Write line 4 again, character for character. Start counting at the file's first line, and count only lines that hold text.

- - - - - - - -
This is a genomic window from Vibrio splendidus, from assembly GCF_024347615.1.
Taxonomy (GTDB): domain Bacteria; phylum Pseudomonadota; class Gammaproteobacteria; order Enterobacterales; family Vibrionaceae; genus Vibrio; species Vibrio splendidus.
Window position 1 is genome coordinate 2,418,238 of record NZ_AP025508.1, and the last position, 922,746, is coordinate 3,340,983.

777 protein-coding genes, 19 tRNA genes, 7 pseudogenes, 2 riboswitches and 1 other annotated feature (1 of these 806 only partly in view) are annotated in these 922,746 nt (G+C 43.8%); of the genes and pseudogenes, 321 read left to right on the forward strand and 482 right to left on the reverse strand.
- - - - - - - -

777 protein-coding genes, 19 tRNA genes, 7 pseudogenes, 2 riboswitches and 1 other annotated feature (1 of these 806 only partly in view) are annotated in these 922,746 nt (G+C 43.8%); of the genes and pseudogenes, 321 read left to right on the forward strand and 482 right to left on the reverse strand.